Senior Manager, Health Research Institute, PwC USMarch 06, 2020
HHS’ Office of Inspector General (OIG) found that in a sample of 44 high-risk drugs, ownership of nearly all of the drugs could be traced through the supply chain, but OIG was unable to trace the physical movement for almost half of the products.
In a report released last month, OIG traced lot-level drug products from the dispenser, such as a pharmacy, back to the manufacturer, focusing on 10 high-risk Medicare Part D drugs and high-risk dispensers.
OIG selected drugs it believed to be at high risk for diversion, counterfeiting or theft, and the pharmacies were identified as high risk if they dispensed drugs in combinations “that could lead to severe drug-to-drug interactions in patients,” OIG wrote.
OIG sampled four dispensers for each of 10 drugs and included all drug codes associated with the drug product name, brand alternatives and any generics, resulting in 44 total drugs traced.
The drugs were largely for chronic diseases such as dyslipidemia, diabetes, rheumatoid arthritis and respiratory conditions as well as therapies to treat HCV and HIV.
OIG requested tracing information from each party involved in the supply chain, including the manufacturer, the wholesale distributor and the dispenser. Among the 44 drugs, OIG was able to trace the ownership for 37. Among the remaining seven, six had mismatched or missing data and the ownership for one product could not be traced because the wholesale distributor “refused to provide tracing documents,” according to the report.
Among the 44 drugs, 21 lacked information to track their physical movement through the supply chain, meaning that OIG was unable to find shipping location information from the parties that own the drug and from the third-party logistics providers that store or ship the drugs on behalf of the owners.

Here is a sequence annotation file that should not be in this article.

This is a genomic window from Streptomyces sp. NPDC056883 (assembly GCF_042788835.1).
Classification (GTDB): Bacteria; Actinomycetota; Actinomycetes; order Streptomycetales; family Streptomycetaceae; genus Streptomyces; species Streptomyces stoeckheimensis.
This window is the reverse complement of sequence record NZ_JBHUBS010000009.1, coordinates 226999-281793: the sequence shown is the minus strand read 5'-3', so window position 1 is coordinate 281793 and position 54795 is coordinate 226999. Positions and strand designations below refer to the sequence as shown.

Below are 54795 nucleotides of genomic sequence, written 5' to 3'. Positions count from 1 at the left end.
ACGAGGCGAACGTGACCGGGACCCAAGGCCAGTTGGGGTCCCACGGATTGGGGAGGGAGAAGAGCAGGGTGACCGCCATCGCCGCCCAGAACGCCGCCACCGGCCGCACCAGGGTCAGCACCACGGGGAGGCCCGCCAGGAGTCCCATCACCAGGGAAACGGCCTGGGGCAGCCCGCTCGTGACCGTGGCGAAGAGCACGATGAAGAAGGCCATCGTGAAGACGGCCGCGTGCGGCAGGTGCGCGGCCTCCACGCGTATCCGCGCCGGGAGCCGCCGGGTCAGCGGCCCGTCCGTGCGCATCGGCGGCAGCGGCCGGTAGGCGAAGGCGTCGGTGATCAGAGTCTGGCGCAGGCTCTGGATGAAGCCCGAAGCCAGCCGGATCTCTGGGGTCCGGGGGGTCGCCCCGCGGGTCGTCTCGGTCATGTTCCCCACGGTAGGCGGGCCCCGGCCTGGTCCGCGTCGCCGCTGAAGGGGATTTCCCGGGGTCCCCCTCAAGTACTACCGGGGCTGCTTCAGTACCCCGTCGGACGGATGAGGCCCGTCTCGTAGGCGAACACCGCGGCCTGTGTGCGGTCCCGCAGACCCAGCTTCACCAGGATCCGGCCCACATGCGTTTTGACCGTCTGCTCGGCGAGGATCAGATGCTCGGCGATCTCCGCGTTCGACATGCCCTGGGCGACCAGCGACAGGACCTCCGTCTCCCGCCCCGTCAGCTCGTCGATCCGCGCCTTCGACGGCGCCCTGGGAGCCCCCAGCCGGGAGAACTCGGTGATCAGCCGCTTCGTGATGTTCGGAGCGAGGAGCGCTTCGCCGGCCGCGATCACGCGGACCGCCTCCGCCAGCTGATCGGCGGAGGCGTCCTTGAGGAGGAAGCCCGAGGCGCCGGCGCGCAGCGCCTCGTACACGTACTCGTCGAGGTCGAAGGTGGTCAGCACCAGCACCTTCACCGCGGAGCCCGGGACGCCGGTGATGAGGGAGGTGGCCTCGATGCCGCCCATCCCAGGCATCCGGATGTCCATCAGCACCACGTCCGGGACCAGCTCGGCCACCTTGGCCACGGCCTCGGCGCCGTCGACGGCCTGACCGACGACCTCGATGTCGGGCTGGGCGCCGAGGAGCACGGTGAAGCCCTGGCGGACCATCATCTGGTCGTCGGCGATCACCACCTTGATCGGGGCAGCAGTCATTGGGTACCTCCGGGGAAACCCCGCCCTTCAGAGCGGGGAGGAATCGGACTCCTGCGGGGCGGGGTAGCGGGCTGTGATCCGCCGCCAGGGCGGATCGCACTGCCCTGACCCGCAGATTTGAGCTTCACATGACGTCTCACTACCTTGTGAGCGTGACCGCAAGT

According to the OIG report, the 2013 Drug Supply Chain Security Act (DSCSA) does not require third-party logistics providers to be listed on the tracing information.
“Knowing a drug’s physical movement through the supply chain expedites investigations by FDA, State, and other investigators and helps them ensure that adulterated or mishandled drug products do not end up in the drug supply,” OIG said.
Without data on the physical movement of a drug in the supply chain, the FDA’s investigations and efforts to identify potentially harmful drugs could be delayed or impeded, OIG concluded.
HRI impact analysis
Under the 2013 Drug Supply Chain Security Act (DSCSA), pharmaceutical companies are required to affix labels to their products allowing them to be tracked through the supply chain. Drugmakers are also required to pass on information about the history of the drug to their trading partners.
Based on its findings, OIG’s recommendations included additional steps the agency could take to better track the physical movement of a drug that would engage third-party logistics providers.
Specifically, OIG suggested that the FDA seek legislative authority “whether through an amendment to the DSCSA or through rulemaking,” to obtain information on shipping locations of trading partners or the identities and addresses of third-party logistics providers.
Last year, the FDA announced a pilot program that would use blockchain technology to address potential gaps in how regulators and companies keep counterfeit drugs out of the supply chain. The pilot began in August with 20 stakeholders, including companies and health systems.
Blockchain technology could link stakeholders in the supply chain to a decentralized network and allow users to authenticate the transactions. HRI identified multiple use cases for blockchain technology in the drug supply chain, including its use to improve the transparency and traceability of a drug by allowing all stakeholders to more seamlessly share information.